hundred thousand men. No man who regards
his character for sagacity or loyalty dares now
to doubt that the Union and the Constitution
will triumph over treason AR rebellion.
At the same time, it is evident that what
ever contributes to the military success of the
Union cause, also contributes to the suc
cess of the same cause politically. Atlanta
and Mobile, Sheridan's successes in the Val
ley of the Shenandoah, and Grant's before
Petersburg, all are so many unanswerable ar
guments for the re-election of President Lin
coln. This is confessed by our political op
ponents when they redeye the news of Union
victories in silence, or scarcely dissembled
disgust. Victory in Missouri, in Georgia and
Virginia, means iictory at the polls in Novem
ber, and both we will have.
The Draft in the City of Harrisburg.
The organs of copperhoadism in this lo
cality, are strenuously laboring to create the
impression that another draft will be shortly
ordered. The reports are coined and circu
lated to panicize and influence the poor labor
ing men of the city, with a view thus unfairly
to control their votes. The facts in the case,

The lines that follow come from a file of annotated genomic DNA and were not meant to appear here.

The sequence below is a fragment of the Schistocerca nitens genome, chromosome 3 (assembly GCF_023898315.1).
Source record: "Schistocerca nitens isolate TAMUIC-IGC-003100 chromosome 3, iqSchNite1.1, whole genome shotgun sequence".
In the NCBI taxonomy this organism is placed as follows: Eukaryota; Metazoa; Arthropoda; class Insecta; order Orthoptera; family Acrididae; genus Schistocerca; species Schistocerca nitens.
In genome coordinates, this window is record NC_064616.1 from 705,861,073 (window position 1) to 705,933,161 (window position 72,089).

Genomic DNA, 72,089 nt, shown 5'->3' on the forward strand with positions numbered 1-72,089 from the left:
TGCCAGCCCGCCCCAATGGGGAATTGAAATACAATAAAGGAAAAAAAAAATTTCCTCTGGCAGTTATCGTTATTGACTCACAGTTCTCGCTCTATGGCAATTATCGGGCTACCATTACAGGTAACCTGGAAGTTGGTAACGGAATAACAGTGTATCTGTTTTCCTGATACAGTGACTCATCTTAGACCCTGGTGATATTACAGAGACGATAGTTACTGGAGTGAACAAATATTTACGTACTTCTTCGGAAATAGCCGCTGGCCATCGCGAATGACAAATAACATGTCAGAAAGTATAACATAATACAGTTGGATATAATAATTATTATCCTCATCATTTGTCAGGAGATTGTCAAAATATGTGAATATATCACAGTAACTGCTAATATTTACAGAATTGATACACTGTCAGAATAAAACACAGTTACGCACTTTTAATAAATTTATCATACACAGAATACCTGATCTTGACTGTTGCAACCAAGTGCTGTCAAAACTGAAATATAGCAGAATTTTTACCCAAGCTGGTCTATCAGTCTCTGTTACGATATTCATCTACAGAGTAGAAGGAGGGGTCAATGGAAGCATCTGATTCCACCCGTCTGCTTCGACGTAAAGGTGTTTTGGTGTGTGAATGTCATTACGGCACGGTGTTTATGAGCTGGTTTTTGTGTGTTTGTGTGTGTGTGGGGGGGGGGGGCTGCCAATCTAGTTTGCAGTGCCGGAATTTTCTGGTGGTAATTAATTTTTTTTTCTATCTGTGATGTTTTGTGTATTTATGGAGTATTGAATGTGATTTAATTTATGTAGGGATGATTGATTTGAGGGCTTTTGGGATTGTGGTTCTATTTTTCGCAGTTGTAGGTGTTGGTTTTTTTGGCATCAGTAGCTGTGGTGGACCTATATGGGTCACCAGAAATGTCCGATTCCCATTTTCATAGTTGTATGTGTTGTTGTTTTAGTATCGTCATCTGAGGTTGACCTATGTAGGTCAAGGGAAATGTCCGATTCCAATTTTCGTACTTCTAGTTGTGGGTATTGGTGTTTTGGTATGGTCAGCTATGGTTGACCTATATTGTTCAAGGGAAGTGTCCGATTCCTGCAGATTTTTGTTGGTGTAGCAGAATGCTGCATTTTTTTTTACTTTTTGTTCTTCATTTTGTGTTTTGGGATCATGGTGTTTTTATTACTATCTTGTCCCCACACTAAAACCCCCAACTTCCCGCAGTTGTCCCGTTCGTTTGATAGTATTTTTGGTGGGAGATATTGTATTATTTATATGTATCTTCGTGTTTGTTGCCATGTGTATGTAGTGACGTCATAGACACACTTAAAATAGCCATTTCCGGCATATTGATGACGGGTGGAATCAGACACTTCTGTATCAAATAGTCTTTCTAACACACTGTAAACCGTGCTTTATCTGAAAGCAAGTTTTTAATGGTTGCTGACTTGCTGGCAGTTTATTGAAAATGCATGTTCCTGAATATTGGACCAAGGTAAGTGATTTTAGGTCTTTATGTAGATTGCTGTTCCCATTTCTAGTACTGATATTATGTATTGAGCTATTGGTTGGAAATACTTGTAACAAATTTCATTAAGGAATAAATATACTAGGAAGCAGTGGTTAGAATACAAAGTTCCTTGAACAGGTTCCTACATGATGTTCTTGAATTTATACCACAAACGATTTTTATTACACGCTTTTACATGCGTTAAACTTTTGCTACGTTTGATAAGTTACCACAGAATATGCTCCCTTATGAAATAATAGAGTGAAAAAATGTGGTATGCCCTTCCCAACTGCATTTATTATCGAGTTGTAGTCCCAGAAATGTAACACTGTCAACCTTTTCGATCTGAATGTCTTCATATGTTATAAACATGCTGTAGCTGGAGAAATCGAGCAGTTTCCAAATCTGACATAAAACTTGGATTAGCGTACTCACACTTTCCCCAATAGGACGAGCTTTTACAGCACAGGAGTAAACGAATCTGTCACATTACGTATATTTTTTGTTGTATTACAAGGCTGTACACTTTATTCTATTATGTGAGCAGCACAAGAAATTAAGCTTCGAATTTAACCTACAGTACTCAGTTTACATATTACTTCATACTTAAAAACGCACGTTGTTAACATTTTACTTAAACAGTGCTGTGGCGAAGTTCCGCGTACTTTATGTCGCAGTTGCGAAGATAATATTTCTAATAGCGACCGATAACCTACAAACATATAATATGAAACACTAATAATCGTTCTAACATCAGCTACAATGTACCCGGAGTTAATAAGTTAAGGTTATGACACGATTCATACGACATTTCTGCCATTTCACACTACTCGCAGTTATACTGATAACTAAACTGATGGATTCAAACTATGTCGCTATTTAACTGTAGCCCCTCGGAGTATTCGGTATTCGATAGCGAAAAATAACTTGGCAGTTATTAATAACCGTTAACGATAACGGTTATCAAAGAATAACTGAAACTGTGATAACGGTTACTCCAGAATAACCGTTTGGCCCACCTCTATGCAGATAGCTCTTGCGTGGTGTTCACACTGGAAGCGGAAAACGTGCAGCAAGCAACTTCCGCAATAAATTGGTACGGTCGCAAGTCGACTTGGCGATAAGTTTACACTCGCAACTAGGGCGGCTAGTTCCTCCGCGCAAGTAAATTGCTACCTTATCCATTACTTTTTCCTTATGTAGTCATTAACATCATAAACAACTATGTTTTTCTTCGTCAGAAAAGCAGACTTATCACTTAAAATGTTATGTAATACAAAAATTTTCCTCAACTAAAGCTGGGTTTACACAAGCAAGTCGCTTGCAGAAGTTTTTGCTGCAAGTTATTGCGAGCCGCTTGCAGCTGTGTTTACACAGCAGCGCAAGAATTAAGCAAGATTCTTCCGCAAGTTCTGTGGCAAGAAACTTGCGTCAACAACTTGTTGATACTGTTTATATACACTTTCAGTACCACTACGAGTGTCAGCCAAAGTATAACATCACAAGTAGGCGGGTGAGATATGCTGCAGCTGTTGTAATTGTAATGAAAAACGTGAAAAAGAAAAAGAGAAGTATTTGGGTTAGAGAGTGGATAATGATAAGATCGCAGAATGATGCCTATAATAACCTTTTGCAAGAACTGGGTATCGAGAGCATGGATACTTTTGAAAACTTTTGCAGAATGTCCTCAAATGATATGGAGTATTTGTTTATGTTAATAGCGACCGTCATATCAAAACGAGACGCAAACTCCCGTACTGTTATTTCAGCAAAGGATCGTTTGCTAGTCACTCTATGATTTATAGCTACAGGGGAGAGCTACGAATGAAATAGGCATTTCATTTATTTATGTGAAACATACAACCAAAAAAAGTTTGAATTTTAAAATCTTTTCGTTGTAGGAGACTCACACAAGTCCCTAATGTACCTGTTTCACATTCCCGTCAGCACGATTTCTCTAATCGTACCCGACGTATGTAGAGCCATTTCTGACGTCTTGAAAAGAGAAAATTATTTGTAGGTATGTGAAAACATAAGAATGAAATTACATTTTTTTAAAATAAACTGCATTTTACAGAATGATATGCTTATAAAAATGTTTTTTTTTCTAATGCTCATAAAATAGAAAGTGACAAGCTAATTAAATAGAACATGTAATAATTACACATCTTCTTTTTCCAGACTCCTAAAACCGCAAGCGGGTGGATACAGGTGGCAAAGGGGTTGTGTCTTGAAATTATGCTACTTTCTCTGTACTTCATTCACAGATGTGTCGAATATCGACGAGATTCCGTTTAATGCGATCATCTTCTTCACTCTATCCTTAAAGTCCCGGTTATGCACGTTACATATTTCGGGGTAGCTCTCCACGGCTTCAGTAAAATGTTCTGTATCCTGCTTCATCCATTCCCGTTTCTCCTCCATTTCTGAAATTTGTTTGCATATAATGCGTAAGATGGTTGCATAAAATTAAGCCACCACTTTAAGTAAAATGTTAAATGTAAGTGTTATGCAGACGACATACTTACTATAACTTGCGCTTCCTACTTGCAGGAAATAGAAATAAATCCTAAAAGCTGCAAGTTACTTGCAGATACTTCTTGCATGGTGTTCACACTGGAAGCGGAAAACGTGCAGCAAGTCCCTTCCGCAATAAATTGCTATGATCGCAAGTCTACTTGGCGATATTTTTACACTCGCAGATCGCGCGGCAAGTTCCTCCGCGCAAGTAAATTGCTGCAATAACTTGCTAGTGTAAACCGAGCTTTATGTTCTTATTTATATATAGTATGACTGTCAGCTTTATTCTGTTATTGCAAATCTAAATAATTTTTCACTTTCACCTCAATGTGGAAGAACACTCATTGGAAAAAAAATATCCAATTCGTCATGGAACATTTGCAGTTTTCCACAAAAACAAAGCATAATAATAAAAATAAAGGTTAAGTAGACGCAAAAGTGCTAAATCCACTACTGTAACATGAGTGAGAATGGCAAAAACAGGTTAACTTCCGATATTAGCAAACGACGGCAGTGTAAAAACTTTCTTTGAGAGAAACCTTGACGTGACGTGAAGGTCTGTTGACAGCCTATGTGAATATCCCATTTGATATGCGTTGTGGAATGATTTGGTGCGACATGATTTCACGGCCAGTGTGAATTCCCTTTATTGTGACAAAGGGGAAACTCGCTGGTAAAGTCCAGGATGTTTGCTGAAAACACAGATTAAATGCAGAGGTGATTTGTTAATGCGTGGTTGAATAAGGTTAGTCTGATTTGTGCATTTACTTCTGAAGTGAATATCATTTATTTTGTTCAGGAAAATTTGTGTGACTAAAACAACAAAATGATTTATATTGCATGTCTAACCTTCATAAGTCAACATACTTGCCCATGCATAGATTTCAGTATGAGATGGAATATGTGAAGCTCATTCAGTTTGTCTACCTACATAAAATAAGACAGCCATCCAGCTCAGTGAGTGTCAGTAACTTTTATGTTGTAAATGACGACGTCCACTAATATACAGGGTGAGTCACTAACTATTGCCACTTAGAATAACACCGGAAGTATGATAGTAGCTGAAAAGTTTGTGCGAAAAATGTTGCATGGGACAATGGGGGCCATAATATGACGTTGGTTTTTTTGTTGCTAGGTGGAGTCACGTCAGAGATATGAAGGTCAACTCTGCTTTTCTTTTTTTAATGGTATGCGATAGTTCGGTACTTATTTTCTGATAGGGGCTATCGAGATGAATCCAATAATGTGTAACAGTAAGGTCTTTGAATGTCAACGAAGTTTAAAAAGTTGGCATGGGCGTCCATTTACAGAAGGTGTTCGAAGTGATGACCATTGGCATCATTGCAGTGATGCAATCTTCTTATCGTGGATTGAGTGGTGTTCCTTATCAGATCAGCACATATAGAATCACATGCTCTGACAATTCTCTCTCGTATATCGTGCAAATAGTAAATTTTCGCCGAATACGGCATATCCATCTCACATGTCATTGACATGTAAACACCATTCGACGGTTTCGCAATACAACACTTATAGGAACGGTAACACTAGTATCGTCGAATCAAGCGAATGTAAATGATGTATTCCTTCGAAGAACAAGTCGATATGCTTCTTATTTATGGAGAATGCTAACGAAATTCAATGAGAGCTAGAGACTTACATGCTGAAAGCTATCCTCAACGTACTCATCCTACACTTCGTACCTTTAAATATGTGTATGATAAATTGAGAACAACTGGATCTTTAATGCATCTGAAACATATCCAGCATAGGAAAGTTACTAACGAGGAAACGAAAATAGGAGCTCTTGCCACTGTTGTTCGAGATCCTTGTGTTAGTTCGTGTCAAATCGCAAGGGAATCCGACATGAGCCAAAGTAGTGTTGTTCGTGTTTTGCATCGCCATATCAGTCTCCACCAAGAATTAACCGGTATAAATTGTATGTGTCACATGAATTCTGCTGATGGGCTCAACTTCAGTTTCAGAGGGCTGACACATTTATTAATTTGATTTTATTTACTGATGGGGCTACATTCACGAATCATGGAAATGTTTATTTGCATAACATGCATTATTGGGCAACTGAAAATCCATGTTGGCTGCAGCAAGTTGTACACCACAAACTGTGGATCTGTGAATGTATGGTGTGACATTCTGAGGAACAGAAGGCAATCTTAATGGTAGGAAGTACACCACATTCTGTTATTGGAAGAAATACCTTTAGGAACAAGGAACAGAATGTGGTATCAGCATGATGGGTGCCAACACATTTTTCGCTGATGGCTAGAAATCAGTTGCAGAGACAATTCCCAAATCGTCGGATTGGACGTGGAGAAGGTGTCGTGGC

however, when fairly understood, will con
vince any candid man that, had it not been
for the copperhead leaders holding seats in
the city council, every ward in Harrisburg
would have been exempt. Every drafted citi
zen of Harrisburg can thank such men as W.
0. Hickok, John W. Hall, A. T. Hamilton,
with their copperhead colleagues, for the ex
istence of the necessity which compelled them
to leave their families and take up arms to
crush a wicked rebellion. There were large
numbers of single men who were willing to
volunteer and credit themselves to the differ
ent wards, thus rendering it unnecessary for
men of families to go forth to battle, perilling
lives on which helpless women and children
depended for support. But a copperhead
council interposed, and absolutely drove poor
men into the army. A copperhead council
defied, as it were, the unanimous voice of its
constituents, who had met in mass meeting
to ask that such an appropriation be made.
And yet the organs of a party represented by
such a council now strive to alarm the people